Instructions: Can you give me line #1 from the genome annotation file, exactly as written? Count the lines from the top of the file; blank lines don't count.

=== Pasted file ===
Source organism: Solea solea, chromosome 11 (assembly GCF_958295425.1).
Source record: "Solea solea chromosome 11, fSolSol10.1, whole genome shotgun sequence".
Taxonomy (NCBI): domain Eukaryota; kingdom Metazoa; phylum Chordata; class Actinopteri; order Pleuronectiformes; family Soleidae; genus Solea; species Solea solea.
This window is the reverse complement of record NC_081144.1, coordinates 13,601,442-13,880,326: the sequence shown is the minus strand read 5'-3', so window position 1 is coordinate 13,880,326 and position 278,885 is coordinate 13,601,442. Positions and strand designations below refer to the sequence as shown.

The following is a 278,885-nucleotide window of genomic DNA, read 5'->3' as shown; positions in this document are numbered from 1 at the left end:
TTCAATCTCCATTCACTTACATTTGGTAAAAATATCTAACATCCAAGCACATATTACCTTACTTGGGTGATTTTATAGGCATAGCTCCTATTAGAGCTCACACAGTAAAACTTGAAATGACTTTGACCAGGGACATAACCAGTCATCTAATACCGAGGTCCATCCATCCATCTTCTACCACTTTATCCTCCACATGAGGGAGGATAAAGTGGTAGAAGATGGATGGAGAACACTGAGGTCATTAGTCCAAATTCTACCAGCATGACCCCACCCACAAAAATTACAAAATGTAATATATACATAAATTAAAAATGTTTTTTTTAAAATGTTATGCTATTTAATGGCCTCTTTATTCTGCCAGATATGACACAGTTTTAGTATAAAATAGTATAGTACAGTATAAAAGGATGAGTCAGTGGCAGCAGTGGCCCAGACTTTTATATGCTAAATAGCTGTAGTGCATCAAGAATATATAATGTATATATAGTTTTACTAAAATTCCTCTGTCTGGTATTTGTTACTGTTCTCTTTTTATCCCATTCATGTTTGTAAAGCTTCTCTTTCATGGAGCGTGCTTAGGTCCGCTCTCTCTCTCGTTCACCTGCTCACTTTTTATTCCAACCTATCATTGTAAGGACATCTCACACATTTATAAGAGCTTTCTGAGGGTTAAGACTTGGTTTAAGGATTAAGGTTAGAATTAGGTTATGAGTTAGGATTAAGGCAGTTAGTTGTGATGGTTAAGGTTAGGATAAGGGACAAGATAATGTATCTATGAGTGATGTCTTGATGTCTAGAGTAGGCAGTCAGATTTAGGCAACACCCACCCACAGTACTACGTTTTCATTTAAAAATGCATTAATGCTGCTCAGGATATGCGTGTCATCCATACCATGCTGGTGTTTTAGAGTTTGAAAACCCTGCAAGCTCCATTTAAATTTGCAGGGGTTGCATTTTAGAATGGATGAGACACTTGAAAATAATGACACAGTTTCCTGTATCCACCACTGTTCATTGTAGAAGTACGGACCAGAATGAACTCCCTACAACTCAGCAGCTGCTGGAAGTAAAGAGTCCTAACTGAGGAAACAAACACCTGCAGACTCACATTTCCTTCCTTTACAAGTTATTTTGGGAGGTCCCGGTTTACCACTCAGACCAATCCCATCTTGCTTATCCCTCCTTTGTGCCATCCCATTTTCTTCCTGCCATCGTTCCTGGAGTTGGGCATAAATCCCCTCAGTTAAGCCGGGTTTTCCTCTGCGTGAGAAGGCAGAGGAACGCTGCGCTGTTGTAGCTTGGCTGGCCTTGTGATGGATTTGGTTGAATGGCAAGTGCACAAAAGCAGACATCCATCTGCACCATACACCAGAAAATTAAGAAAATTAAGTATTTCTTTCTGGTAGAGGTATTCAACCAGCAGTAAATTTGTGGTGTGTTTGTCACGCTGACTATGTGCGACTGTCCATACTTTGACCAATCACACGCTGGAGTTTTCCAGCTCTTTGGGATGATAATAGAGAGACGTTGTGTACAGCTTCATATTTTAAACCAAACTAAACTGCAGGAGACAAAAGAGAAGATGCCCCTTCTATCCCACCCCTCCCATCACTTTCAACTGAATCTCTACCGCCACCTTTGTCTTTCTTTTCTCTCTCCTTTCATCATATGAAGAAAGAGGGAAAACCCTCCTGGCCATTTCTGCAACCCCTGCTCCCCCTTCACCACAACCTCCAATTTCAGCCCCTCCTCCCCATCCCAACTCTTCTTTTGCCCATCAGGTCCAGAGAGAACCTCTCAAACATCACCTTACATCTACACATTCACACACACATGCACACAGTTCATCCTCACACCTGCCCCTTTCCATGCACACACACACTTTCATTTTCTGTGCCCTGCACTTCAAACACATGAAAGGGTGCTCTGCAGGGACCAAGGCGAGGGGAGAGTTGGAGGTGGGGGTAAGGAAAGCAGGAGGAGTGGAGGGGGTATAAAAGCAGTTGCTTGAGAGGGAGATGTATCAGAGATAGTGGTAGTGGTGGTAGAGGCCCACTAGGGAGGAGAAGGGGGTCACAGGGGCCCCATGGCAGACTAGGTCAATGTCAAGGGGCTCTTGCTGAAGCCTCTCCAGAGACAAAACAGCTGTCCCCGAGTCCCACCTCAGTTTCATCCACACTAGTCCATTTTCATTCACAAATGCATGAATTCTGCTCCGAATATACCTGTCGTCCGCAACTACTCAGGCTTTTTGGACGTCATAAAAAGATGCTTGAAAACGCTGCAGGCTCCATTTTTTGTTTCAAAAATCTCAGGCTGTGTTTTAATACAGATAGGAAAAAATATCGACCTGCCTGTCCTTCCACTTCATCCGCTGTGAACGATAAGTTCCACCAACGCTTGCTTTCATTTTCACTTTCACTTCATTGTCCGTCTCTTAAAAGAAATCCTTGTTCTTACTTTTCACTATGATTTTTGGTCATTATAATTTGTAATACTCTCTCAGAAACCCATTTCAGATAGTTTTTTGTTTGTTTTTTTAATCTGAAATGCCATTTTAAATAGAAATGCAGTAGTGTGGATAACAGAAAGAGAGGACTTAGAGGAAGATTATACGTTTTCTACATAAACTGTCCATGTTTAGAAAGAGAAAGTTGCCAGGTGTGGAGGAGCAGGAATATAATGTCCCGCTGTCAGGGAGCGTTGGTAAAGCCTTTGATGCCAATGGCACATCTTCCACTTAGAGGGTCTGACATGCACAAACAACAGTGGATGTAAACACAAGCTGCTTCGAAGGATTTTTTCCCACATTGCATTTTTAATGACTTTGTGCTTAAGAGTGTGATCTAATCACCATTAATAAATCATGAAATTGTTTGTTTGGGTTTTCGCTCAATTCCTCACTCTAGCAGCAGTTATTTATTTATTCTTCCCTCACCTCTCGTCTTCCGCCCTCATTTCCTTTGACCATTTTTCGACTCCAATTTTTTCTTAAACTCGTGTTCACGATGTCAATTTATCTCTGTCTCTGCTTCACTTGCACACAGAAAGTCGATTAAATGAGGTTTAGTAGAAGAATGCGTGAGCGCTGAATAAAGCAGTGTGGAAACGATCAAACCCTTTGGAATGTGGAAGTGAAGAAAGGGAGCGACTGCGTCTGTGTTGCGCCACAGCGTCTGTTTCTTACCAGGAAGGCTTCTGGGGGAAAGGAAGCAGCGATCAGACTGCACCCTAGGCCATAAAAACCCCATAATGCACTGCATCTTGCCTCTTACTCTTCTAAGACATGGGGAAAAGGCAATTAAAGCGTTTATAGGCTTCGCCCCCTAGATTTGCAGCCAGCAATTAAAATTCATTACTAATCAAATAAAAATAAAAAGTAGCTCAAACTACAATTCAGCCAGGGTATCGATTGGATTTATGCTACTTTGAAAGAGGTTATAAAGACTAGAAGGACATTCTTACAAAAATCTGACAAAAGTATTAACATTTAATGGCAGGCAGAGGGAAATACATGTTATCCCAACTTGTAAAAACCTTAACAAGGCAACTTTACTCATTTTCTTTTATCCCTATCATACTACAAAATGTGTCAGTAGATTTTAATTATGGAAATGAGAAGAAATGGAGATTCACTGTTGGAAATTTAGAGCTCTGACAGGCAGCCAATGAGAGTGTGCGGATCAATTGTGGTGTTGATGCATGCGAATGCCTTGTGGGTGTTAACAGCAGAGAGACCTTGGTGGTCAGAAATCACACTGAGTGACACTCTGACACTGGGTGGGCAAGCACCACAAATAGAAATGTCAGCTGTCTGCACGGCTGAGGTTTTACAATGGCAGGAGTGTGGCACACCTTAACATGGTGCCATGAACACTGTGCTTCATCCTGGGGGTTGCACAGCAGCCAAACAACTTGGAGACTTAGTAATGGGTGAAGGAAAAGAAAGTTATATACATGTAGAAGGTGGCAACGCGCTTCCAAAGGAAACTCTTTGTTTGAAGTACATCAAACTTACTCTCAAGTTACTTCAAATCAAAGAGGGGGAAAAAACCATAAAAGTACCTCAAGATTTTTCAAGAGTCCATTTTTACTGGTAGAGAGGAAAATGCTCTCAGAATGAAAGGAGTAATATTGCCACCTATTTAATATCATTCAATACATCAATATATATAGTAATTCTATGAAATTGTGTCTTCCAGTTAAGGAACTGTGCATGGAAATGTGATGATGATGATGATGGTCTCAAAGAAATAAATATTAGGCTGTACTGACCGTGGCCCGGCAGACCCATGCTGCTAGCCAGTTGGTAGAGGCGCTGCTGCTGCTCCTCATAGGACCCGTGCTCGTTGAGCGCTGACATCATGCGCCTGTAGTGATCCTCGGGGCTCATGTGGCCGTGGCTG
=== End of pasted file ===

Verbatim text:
Source organism: Solea solea, chromosome 11 (assembly GCF_958295425.1).